Arriving in Queenstown on a wet and wild evening, for Christmas week in the New Zealand summer, we were then exceptionally lucky and blessed with a week of sunshine.
Queenstown itself doesn’t have a huge waterfront, but it’s bustling with plenty do to, including a fantastic play area. To me, it is like the New Zealand Windermere of the Lake District – everything a tourist could possibly want, from shops to cafes & restaurants to fun galore.
For a bit of fun we had gone to play the indoor mini golf as it is awesome – a must if you have a couple of spare hours. Sadly it was closed so instead we played the outdoor mini golf. Still fun but standard. I discovered it is hard to play with a mini in a front sling!
So in the end we let Evie romp and she made the course even more difficult!
These are both located at the bottom of the gondola.
Easily walkable from the centre of town, this takes you up the mountain for a great view, and if you choose, paragliding, bungi jumping and riding the luge. For us though, it knocked an hours walk off each end of our bigger walk up Ben Lomond.
You may think this mountain is in Scotland, but it also exists in Queenstown! This must be one of the most popular walks given the number of people doing it. But it is obvious why once on it.
From the top of the gondola the path winds through the woods a short way before starting an unremitting ascent to the top.
It was a 1&1/2 hrs walk to the saddle. It’s unusual that we take as long as walking signs suggest, but on this walk we did! The saddle is a good place to stop at for turkey sandwiches round 1, for it has great views of the next mountain range across.
From here it got more rocky underfoot and was a harder steeper ascent, and Evie started to few super heavy! I have to admit (and this is unusual for me), that I nearly suggested that our view was good enough and we could turn back. However, so long as you can see the summit, it’s worth it.
The view from the top was nothing short of remarkable.
It is definitely Evie’s highest peak at 1,748m and we therefore woke her up to appreciate the view! She told us later how much she loved it.
Taking special care on the first part of the descent, and stopping for Turkey sandwiches round 2 back on the saddle, we then made our way back down. Although expensive, I was by this point super pleased of the lift down as both our feet were super painful.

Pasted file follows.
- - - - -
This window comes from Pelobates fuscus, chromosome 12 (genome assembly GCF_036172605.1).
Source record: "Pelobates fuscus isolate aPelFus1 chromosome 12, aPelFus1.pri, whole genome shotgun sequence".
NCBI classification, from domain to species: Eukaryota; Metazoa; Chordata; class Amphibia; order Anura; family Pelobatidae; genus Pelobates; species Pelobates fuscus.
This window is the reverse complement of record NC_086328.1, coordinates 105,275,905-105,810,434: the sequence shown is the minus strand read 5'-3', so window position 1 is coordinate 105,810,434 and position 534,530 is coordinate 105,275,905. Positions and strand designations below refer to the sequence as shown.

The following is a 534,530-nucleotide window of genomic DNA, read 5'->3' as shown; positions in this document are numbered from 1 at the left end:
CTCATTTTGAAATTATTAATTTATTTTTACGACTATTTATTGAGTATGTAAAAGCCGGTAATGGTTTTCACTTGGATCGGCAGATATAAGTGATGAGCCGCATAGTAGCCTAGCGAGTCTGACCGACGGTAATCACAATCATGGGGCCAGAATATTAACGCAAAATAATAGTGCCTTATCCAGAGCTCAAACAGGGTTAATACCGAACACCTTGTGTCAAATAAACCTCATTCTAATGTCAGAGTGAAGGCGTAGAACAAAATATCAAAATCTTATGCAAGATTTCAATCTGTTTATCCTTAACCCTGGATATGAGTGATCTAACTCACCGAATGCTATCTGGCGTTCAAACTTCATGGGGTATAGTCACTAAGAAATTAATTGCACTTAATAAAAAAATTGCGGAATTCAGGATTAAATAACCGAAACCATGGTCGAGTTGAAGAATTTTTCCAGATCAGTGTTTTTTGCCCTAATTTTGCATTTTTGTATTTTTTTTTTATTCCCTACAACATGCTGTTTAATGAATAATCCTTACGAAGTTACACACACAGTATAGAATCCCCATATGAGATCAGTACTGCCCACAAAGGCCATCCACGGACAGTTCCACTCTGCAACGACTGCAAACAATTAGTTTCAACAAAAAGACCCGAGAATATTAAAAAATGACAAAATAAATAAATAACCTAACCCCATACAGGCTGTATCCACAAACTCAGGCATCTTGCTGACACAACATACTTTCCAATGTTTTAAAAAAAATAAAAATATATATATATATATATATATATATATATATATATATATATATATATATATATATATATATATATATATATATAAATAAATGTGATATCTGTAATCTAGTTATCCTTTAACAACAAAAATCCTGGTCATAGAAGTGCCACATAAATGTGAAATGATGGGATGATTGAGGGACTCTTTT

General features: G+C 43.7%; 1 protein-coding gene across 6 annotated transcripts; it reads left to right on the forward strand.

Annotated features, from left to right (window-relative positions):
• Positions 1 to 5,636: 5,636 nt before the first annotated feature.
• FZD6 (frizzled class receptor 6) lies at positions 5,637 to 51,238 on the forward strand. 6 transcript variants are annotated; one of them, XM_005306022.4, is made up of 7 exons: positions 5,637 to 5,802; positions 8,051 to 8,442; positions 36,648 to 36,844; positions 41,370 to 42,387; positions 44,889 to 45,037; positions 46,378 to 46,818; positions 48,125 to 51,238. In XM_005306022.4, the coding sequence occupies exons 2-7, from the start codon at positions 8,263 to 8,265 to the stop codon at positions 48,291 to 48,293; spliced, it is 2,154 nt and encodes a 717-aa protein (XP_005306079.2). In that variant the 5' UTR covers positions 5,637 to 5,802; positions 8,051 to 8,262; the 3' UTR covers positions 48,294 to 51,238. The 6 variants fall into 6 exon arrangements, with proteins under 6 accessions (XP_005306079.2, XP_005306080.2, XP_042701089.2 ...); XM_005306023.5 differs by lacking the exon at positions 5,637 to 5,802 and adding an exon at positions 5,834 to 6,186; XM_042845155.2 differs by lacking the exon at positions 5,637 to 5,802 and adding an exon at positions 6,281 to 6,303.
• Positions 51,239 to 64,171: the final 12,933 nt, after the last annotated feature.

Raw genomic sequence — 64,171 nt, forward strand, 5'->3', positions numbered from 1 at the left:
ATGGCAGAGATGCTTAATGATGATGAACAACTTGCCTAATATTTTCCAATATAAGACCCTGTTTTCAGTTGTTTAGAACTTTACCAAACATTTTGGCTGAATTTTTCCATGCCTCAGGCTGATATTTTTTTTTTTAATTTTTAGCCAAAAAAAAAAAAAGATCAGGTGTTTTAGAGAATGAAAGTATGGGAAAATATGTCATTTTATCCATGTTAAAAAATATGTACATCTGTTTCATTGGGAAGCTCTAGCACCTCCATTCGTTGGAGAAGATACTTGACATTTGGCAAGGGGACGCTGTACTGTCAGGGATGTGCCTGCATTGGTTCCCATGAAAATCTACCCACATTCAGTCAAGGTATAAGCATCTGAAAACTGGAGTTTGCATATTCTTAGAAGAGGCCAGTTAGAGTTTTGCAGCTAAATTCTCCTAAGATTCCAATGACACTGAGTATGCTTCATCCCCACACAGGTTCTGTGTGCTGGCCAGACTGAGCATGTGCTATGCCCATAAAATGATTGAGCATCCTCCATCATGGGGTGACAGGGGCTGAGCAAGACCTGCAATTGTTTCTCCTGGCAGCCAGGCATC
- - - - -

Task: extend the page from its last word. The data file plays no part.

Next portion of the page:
At the gondola cafe we treated ourselves to smoothies and fries before heading back down for the evening.
Again, the New Zealand version of this Scottish sounding place. It was about a 40 minute drive from Queenstown and a beautiful spot. We liked the sound of the lagoons and thought they would be a great place to hang out and swim. Reality was that although they had their own prettiness, they were very shallow and silty.
Despite Finley repeatedly asking if we were going in, after I watched Tim wade and get not deeper than his shins, kicking up silt with every step, even as someone who swims whenever possible, here did not inspire me to get wet!
So after a hot picnic on a small jetty, we headed back to the head of the Lake Wakatipu and there we did swim. Jumping off the jetty and in and off the swimming platform, into the gorgeous blue water. Evie had a little paddle but was not hugely amused at the cold temperature of the water! So she hung out with Granny & Granded.
The Remarkables walks
Just out of Queenstown past the airport, you can drive up the steep hairpin road to The Remarkables ski area.
From this car park two walks are signposted.
Tim, Evie, Granny & Grandad went to the lake, which took about an hour to walk to. It looks a pretty special place.
Nick, Cath, Joseph, Finley and myself went on a slightly longer walk to the Lookout, as the terrain wasn’t suitable for all. We even managed a snowball fight and some bum sledging in the patches of snow left still in December. From here was a spectacular view over Queenstown and Lake Wakatipu.
Kelvin Heights Peninsula
This is a nice sheltered bay that looks across to Queenstown but is very easy to get to by car. With a golf course in the middle but woods around the outside, you can walk or cycle around the peninsula, walking for about an hour. The water is a beautiful blue which just makes you want to jump in. It’s also where the locals seem to hangout with all their water toys.
Back on the bike, the Kelvin Heights Peninsula is a section of the Queenstown Trail that is nice to cycle. When you have biked around the peninsula and through a small housing estate you can then continue along the Queenstown trail to Jacks point. This is a gorgeous section of trail looking down on Lake Wakatipu. However, still being new to having Evie on the back of my bike rather than in a trailer, and with the path a bit loose under wheel, I pushed up the steeper hills but we enjoyed whizzing down. From previous experience you can continue doing a bit of mountain biking around Jacks Point. Not for us on this day though.
Swimming in the lake
We were incredibly lucky to be staying in a family house that looked onto and had access to Lake Wakatipu.
Although super cold (far too cold for Evie), it was great fun to jump into and enjoy a refreshing cool off after a hot summers day.
Even Grandad couldn’t resist the tempting waters and braved the cold for a swim.
A warm Christmas Day
Christmas doesn’t seem to be a big thing in New Zealand, but Santa and his reindeer still got left their drink, mince pie and carrot to ensure that we were not forgotten out here.
He thoughtfully left some very small gifts that Joseph and Finley helped Evie to open.
A nice walk around the Kelvin Peninsula, a turkey dinner and then (apparently) a New Zealand style pudding, a pavlova.
Merry Christmas one and all – time to move on in our trip.